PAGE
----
A double-run of Improv-a-Ganza at 11:30PM and midnight? Weird. The show usually stinks in late night. Now it will stink twice as bad. Wendy gets cut to one run a day, which probably means she's gone sooner rather than later. I really think Drew is gone, too, but the show is much more expensive so GSN has to run it for a while longer to amortize the costs. Getting shoved to the fringes of the schedule doesn't bode well, though.

The Lingo six-a-day is just ridiculous, but the show has held up to the five-a-day. I have to think that some kind of acquisition is in the works to take some of the pressure off Engvall and company. I dunno about a 1 vs. 100 renewal. I doubt it would work without Saget. But with Saget GSN might have a winner.

Just for good measure GSN also runs Engvall through two-hour marathons at 6:00PM Saturday and 9:00PM Sunday. Stop the brutality!

UPDATE: The rationale for the schedule changes hits you right between the eyes when you look at the June 16 numbers just posted by Douglas. At 8:30PM Improv-a-Ganza wastes half its lead-in from Lingo, and Love Triangle is a complete embarrassment at 9:00PM. Those shows had to go to stop the bleeding in GSN's prime time average. But Drew's new double run at 11:30PM still looks like an approaching disaster. Can either Drew or Wendy last much longer on GSN?

And it's an old story, but Richard Karn's Family Feud pulls 500K+ numbers in the 4:00PM hour, doubling its lead-in and GSN's total day average. How many networks get their biggest audience in the middle of the afternoon?

Wednesday, June 22, 2011


A few reviewers on the web have complained about the slow pace of the quizzer segments on 101 Ways To Leave A Game Show. Normally I'm a pace guy myself. I like game shows to move along briskly, and I get antsy when the drama-build wastes too many minutes.

I couldn't take the glacial pace of Million Dollar Money Drop, for instance, and apparently I wasn't alone. Which is why the very sloooooowwwwwwwwwwww quizzer has vanished. And I have to admit the questions and answers don't exactly fly back and forth on 101 Ways.

But there's also a lot more going on than just some money falling down a hole, which was Money Drop's only claim to action. The ejections on 101 Ways keep rolling, flying, launching, exploding, plummeting and screaming along, even if the Q&A isn't rapid-fire. Which is the real point of this brainless show, of course, not answering some silly little questions.

Tuesday, June 21, 2011

Syndies recover a bit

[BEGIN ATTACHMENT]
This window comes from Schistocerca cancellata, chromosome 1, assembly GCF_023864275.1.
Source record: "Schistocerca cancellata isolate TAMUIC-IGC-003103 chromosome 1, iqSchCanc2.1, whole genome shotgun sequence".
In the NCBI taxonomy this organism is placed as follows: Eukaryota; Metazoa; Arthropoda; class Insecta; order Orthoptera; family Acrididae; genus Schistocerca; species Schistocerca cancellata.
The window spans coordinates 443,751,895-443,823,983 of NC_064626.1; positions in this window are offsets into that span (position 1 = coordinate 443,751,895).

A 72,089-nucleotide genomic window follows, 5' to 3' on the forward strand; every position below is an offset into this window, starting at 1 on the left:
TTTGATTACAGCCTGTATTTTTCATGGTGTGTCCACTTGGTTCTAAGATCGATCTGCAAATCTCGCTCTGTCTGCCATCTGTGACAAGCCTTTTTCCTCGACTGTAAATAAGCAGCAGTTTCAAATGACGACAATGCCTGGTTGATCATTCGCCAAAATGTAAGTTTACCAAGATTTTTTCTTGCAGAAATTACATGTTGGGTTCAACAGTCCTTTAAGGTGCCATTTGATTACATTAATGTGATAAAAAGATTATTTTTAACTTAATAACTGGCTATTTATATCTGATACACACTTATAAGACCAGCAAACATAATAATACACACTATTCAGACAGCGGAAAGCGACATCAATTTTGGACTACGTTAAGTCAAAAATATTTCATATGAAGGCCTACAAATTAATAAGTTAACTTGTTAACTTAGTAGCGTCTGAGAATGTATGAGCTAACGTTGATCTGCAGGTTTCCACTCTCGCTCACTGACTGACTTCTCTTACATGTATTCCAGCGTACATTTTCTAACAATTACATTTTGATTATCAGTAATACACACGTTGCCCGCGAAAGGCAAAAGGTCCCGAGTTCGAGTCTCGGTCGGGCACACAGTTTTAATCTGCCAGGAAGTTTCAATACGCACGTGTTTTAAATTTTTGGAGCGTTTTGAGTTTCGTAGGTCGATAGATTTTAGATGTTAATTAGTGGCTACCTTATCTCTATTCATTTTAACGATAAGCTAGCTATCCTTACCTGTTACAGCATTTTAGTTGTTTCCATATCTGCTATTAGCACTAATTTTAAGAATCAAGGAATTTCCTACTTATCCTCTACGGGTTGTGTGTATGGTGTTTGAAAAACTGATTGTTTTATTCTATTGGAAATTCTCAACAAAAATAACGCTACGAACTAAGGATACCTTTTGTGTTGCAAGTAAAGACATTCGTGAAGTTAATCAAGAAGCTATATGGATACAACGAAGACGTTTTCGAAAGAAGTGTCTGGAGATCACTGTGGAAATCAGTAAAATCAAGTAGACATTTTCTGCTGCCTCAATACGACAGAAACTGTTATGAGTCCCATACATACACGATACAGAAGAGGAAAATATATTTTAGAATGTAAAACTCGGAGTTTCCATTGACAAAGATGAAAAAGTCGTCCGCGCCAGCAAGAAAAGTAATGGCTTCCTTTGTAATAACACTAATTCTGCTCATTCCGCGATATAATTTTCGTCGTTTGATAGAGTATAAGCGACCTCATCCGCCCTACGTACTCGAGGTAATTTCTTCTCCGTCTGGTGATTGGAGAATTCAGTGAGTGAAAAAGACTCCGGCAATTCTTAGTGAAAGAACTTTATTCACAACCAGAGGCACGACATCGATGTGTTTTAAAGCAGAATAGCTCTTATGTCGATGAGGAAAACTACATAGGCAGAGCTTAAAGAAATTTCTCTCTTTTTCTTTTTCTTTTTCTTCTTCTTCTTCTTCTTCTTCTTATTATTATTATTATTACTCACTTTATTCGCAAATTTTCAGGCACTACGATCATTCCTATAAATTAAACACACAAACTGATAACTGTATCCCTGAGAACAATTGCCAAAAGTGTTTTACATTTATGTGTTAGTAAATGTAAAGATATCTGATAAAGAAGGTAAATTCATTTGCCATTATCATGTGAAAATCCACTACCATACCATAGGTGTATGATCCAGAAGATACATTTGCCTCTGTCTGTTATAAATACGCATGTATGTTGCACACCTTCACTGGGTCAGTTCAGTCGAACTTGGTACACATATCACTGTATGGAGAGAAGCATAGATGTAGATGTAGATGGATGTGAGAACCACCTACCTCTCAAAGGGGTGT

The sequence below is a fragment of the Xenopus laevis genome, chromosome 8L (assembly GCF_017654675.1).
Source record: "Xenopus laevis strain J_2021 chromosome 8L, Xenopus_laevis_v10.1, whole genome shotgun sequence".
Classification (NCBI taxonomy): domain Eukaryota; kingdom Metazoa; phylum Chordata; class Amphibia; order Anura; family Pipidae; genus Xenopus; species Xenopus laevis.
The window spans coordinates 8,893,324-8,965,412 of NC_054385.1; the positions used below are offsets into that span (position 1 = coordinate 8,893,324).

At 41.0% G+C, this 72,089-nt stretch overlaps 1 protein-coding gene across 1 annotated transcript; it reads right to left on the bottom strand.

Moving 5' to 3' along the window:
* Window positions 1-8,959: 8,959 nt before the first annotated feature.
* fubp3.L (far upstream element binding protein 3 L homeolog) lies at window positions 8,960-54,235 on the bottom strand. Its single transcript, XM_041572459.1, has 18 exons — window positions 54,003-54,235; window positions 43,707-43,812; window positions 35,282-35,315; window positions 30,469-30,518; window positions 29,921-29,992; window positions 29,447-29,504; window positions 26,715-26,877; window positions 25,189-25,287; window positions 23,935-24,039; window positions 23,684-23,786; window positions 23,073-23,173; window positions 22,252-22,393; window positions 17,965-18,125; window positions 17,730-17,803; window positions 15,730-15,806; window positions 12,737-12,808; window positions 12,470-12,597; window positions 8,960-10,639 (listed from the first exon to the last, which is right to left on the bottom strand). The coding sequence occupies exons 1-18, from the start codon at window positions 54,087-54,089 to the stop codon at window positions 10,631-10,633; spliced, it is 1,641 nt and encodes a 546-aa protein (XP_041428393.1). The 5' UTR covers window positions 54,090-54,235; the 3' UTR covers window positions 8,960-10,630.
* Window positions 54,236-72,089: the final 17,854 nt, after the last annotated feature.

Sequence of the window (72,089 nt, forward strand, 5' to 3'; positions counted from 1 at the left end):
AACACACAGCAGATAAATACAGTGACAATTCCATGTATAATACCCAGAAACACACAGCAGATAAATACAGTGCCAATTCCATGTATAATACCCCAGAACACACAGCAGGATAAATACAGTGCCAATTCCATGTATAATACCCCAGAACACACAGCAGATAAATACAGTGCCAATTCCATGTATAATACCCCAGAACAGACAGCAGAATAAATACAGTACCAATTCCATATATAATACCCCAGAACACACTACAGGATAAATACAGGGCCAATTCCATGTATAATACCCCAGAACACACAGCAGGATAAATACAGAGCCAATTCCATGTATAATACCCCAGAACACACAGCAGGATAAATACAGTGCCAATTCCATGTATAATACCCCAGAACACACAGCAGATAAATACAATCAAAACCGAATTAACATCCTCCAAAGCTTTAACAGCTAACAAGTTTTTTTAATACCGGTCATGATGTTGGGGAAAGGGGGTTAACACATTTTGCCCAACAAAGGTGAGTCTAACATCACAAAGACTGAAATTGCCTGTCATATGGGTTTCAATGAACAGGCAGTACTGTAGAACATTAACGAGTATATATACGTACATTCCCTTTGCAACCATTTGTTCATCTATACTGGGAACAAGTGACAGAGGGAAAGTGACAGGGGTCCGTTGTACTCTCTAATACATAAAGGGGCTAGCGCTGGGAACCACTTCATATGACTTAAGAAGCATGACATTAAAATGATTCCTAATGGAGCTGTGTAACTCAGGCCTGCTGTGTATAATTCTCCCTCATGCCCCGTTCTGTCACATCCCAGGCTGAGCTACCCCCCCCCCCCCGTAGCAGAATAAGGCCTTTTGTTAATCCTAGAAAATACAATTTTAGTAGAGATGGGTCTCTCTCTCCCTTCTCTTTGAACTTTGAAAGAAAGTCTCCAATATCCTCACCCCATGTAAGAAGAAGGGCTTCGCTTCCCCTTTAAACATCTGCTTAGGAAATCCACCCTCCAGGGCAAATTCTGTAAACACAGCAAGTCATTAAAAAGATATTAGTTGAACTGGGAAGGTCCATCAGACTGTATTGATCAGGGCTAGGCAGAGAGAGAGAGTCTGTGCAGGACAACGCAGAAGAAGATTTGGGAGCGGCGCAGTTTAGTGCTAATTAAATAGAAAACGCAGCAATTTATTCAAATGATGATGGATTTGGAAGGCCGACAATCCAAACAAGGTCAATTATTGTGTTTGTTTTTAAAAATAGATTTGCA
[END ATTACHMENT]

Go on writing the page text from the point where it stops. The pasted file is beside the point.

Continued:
After a forgettable week syndicated game shows bounced back some in the week ending June 12. Broadcasting & Cable offers the somewhat reassuring news...

Wheel of Fortune 5.9 - up a couple ticks
Jeopardy 5.0 - up a tick, not far behind the soulmate
Millionaire 2.3 - up a tick
Family Feud 2.3 - flat
5th Grader 1.1 - up a tick as the sayonara continues
Lyrics 0.9 - down a tick as darkness closes in (cue ominous music)

TV by the Numbers hasn't posted their top 25 syndie list yet. When they put 'em up, I put 'em up.

And they put 'em up: Wheel of Fortune 9.2 million (weekend repeat 4.3 million), Jeopardy 7.7 million, Family Feud 3.6 million. Meredith must have just missed the charmed circle.

GSN didn't make TVNewser's top 40 cable network list in either prime time or total day, despite some gradual improvement in the network's numbers over the last few days.

UPDATE: 101 Ways To Leave A Game Show debuted with 5.6 million total viewers and a 1.9 18-49 rating. Not bad, not great by summer standards. A little better than Wipeout before it.

Monday, June 20, 2011

Emmy schmemmy

Last night’s Daytime Emmys crashed pretty hard in the ratings. I won’t pretend that I’m broken-hearted because I never watch show biz award shows. And I didn’t make an exception last night just because Pat and Alex got honored for their lifetimes.

Nothing against Messrs. Sajak and Trebek. They’ve had very nice lifetimes in our little genre. But there’s only so much self-congratulation I can handle.

The general drift in the limited media comment on the Emmys seems to be regret for the fading soaps. If I had ever been a soap fan, maybe I could sympathize. But again, the decline of the sudsers means little to me, except as a reminder that nothing lasts forever.